When you’re saving for retirement, time matters. The longer your 401(k) funds remain in your account and invested, the more you benefit from compounding — i.e., earning gains on your investment gains.
Of course, investing in a 401(k) isn’t the only way to build wealth. Starting and growing a business can increase your income potential and your net worth, but it can also demand an influx of startup capital.
When you’re looking at a sizable 401(k) balance on the one hand and your need for capital on the other, it may be tempting to take a 401(k) loan to cover business expenses. But is it the right move? Here’s what you need to know.
401(k) loan basics
With a 401(k) loan, you borrow money from your retirement account and pay the loan back, plus interest, within a specific time frame. One advantage to this option is you usually have five years to pay it back.
A 401(k) loan differs from a 401(k) withdrawal because you don’t have to pay taxes or penalties on a loan like you would on an early plan withdrawal. Plus, the interest you pay on the loan goes into your own account rather than to a bank or another lender.
But 401(k) loans aren’t always an option. Not every 401(k) plan allows participants to borrow from their account balance. And even amongst plans that offer loans, there’s a limit to how much you can borrow.
According to IRS rules, the maximum amount you can borrow is 50% of your vested account balance or $50,000, whichever is less. However, plans are allowed to make an exception if 50% of your vested balance is less than $10,000. In that case, your employer can (but doesn’t have to) let you borrow up to $10,000.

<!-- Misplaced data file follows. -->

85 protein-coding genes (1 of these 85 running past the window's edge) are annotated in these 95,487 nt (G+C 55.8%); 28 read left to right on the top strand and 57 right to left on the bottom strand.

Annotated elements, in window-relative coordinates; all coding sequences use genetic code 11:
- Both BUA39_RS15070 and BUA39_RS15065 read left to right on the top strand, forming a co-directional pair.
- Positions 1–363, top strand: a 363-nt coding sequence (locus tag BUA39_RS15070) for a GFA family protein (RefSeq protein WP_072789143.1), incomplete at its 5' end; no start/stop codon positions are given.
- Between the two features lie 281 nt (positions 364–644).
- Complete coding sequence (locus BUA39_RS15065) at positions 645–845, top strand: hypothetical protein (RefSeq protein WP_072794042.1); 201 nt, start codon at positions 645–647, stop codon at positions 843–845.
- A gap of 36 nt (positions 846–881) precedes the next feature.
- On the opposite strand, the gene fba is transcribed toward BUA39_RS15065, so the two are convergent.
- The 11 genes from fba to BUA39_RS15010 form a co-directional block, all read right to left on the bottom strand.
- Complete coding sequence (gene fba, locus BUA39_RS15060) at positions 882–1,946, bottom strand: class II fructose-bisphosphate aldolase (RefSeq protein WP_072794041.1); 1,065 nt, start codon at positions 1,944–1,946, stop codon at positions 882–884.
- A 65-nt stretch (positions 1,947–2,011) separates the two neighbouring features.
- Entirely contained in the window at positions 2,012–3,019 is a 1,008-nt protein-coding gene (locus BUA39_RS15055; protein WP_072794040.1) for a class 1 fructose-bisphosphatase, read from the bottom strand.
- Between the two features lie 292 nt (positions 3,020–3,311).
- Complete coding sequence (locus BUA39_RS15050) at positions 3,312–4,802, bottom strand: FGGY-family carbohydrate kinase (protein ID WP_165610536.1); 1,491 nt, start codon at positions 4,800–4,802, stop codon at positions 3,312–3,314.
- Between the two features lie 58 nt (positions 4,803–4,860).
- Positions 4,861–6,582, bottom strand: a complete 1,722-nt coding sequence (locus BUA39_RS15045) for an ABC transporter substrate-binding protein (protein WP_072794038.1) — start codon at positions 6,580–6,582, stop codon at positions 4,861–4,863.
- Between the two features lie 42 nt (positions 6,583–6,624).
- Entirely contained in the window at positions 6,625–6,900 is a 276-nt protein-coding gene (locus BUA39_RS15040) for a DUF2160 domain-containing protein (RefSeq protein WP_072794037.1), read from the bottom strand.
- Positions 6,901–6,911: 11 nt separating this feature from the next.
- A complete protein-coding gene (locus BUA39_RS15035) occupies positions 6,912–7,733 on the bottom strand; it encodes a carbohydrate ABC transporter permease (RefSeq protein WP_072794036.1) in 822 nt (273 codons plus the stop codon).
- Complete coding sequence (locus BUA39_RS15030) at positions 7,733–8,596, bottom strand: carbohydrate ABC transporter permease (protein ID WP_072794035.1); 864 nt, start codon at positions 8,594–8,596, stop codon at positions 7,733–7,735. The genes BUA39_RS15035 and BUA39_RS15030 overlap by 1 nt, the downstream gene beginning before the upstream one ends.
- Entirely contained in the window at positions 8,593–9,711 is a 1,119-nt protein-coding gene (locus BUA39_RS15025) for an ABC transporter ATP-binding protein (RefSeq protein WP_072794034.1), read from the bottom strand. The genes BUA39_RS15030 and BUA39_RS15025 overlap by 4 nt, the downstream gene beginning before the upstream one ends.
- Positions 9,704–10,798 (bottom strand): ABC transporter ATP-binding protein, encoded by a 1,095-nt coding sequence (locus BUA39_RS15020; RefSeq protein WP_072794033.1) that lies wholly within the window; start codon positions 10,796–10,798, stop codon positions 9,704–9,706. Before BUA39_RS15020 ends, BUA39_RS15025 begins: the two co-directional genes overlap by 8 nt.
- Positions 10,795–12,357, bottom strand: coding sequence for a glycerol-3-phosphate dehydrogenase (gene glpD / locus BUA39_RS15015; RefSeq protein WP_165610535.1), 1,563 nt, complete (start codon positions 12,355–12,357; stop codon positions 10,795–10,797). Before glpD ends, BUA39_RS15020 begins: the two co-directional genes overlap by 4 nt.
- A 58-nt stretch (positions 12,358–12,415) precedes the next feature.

And borrowing from your 401(k) isn’t risk-free. If you quit your job or get laid off while you have a loan outstanding, you typically have just 90 days to pay it back. If you can’t pay it off within that time frame, the remaining balance will be treated as a withdrawal, subject to regular income tax as well as a 10% early withdrawal penalty if you’re under the age of 59 ½. While there are a handful of exceptions to the early withdrawal penalty, you generally can’t avoid paying taxes on the distribution.
Things to consider before using a 401(k) loan to cover business expenses
If you’re thinking about taking out a 401(k) loan to start or grow your business, talk to the plan administrator to confirm whether the plan allows loans and how much you can potentially borrow. Then consider the following questions.
How will you repay the loan if the business isn’t successful?
According to the Small Business Administration (SBA) data, roughly one-third of new businesses fail within two years, and half fail within five years.
If the business isn’t a success, will you still be able to afford to repay the loan?
How much investment growth will you miss out on while the loan is outstanding?
When you take money out of your 401(k), you lose out on the potential returns that you would have earned while your money was invested. While you do pay yourself interest on the loan balance, it’s likely less than you would have earned had you left the money invested in the plan.